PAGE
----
The point is, what works for a song, just works. It doesn’t ultimately matter where it comes from, even if the origins are fascinating to trace.  As far as cultural imperialism goes, to me music has always thrives best when cultures mix.  This is not exploitation, it’s evolution.  For Simon’s part, he was making a record characterized by textures that interested him at the time, which is not really a radical approach to making an album.   As such, the album features many African musicians and their respective styles, but also features Linda Ronstadt, The Everly Brothers, Adrian Belew, and Los Lobos, among others.

Many of the South African musicians he worked with to help him get the sound he needed must have most certainly seen the advantage of having a prominent Western musician as an ambassador. Their musical traditions, which hadn’t received a fraction of the attention it would get upon the reception of the Graceland LP, were as important to them as a thing to promote as the album was to Simon.  And arguably, the eye of the world may not have focused so keenly on the corruption of the Apartheid system in South Africa, if not for the exposure that country received, at least in part, because of this album.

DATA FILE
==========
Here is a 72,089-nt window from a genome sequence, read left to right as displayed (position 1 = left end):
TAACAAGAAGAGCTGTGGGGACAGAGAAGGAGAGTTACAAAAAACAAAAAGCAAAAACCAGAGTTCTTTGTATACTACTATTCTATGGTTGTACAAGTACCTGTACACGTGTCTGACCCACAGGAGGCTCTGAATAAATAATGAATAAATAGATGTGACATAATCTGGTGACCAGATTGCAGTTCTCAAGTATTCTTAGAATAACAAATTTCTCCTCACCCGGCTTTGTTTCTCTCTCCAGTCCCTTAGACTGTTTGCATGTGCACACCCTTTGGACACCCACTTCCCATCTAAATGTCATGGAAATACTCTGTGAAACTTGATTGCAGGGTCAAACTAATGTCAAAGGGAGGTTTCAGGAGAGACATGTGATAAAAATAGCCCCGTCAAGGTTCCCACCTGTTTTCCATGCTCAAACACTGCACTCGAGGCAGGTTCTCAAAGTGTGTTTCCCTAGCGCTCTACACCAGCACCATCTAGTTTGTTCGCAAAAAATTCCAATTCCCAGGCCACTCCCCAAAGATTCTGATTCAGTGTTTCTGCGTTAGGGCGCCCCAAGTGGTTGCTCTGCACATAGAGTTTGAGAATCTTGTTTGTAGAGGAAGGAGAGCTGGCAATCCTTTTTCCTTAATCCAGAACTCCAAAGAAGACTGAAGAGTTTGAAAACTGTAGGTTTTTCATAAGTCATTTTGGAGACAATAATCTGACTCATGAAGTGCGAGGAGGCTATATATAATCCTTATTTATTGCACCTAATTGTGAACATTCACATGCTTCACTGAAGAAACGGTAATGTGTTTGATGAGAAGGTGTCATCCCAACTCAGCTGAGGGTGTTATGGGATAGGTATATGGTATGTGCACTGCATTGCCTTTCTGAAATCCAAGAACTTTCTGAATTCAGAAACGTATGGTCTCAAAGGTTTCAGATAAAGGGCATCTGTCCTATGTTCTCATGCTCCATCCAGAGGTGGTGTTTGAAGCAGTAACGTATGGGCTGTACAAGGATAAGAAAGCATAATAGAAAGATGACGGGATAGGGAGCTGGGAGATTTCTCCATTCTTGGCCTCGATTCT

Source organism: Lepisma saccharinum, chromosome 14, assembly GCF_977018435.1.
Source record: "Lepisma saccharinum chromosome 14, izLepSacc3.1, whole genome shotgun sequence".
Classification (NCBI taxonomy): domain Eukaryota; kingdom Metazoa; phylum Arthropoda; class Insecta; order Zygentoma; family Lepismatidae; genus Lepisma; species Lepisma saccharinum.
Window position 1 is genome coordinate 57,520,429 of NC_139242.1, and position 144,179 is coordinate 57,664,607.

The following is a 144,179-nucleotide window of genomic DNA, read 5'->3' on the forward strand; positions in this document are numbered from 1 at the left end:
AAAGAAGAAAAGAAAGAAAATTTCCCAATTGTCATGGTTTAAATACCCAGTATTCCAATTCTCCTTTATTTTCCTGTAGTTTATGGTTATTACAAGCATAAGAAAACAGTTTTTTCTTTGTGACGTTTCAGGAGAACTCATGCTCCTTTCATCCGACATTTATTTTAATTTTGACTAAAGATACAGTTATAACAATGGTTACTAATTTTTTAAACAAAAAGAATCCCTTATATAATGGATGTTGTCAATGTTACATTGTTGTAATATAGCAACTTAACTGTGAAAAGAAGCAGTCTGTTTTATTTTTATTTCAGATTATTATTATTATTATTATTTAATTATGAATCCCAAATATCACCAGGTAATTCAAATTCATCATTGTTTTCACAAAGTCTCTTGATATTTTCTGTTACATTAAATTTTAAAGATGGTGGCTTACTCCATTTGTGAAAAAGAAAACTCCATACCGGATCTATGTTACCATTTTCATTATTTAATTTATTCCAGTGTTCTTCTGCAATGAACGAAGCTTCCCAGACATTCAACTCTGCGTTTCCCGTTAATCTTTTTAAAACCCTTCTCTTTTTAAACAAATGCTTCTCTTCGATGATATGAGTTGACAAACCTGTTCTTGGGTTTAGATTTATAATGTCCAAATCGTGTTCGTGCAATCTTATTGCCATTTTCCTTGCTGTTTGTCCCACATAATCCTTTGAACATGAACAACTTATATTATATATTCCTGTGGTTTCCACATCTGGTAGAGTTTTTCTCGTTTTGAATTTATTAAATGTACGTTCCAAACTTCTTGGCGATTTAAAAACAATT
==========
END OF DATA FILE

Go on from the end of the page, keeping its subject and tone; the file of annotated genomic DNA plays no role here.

Check the link for more information about Paul Simon’s Graceland album and how it was made.


The Song In My Head Today: ‘Late in the Evening’ by Paul Simon

Paul Simon One Trick PonyHere’s a clip of Paul Simon’s “Late in the Evening”, from his 1980 One-Trick Pony soundtrack album. This version is from Simon & Garfunkel’s Concert in Central Park, which was filmed the following year.

The song is a great example of a songwriter who understands the importance of economy, which is also notable in earlier songs like “America”. Much like that song, this later tune also manages to become cinematic in just a few short verses. The tune is similarly populated with characters – his mother who “laughed like some ladies do”, “the girls out on the stoops”, and the narrator himself who is “underage in this funky bar” who then precedes to blow away its patrons with his nascent guitar skills.

It makes sense then that this comes from a movie of the same name which Simon wrote and starred in. Perhaps he wanted to see whether his economic storytelling abilities would translate to the big screen. Critics at the time weren’t so sure. But, at least he didn’t forget to write a good tune or two to go with the film.

Another thing I love about this tune is that horn section, and the percussion lines, both of which are forces which really push this song along. That’s another thing which Simon understands well, of course – music which interlocks with the story he’s telling. And I love the calypso flavouring too, like this song was meant to be a Caribbean road march to celebrate Carnival or Crop Over. Overall, this song just screams celebration!

Paul Simon would follow this soundtrack album up with the underrated Hearts and Bones in 1983, and then really have the best 80s a pop icon from the 60s would ever have after the release of his seminal Graceland album in 1986.